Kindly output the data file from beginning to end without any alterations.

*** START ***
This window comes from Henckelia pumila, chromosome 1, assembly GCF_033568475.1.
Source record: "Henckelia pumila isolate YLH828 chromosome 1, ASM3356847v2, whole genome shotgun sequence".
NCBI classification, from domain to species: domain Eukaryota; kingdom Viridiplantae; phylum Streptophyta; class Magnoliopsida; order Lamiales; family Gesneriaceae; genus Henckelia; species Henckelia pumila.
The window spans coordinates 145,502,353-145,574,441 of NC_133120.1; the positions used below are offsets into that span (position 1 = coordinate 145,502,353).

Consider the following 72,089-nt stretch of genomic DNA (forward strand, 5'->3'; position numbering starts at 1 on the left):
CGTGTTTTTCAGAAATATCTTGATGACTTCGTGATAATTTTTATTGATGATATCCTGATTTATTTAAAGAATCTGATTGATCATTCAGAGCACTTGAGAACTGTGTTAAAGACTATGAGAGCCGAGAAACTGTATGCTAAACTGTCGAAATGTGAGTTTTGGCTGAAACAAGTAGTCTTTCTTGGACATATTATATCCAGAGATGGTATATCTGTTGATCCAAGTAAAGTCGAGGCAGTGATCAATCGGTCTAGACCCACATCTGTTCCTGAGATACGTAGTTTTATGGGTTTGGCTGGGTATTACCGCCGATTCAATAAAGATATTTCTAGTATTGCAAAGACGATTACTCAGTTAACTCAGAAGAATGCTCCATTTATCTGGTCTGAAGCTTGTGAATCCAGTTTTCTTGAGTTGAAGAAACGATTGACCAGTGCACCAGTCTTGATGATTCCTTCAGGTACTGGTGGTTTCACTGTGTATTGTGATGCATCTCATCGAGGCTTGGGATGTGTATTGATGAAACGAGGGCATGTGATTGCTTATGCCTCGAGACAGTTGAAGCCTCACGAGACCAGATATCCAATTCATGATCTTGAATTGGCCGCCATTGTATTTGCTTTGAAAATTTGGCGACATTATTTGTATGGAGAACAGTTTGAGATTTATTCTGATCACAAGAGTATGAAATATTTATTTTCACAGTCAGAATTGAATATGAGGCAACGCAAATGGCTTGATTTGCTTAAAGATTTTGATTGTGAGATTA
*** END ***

This window comes from Henckelia pumila, chromosome 1, assembly GCF_033568475.1.
Source record: "Henckelia pumila isolate YLH828 chromosome 1, ASM3356847v2, whole genome shotgun sequence".
NCBI classification, from domain to species: domain Eukaryota; kingdom Viridiplantae; phylum Streptophyta; class Magnoliopsida; order Lamiales; family Gesneriaceae; genus Henckelia; species Henckelia pumila.
The window spans coordinates 145,502,353-145,574,441 of NC_133120.1; the positions used below are offsets into that span (position 1 = coordinate 145,502,353).

Consider the following 72,089-nt stretch of genomic DNA (forward strand, 5'->3'; position numbering starts at 1 on the left):
CGTGTTTTTCAGAAATATCTTGATGACTTCGTGATAATTTTTATTGATGATATCCTGATTTATTTAAAGAATCTGATTGATCATTCAGAGCACTTGAGAACTGTGTTAAAGACTATGAGAGCCGAGAAACTGTATGCTAAACTGTCGAAATGTGAGTTTTGGCTGAAACAAGTAGTCTTTCTTGGACATATTATATCCAGAGATGGTATATCTGTTGATCCAAGTAAAGTCGAGGCAGTGATCAATCGGTCTAGACCCACATCTGTTCCTGAGATACGTAGTTTTATGGGTTTGGCTGGGTATTACCGCCGATTCAATAAAGATATTTCTAGTATTGCAAAGACGATTACTCAGTTAACTCAGAAGAATGCTCCATTTATCTGGTCTGAAGCTTGTGAATCCAGTTTTCTTGAGTTGAAGAAACGATTGACCAGTGCACCAGTCTTGATGATTCCTTCAGGTACTGGTGGTTTCACTGTGTATTGTGATGCATCTCATCGAGGCTTGGGATGTGTATTGATGAAACGAGGGCATGTGATTGCTTATGCCTCGAGACAGTTGAAGCCTCACGAGACCAGATATCCAATTCATGATCTTGAATTGGCCGCCATTGTATTTGCTTTGAAAATTTGGCGACATTATTTGTATGGAGAACAGTTTGAGATTTATTCTGATCACAAGAGTATGAAATATTTATTTTCACAGTCAGAATTGAATATGAGGCAACGCAAATGGCTTGATTTGCTTAAAGATTTTGATTGTGAGATTA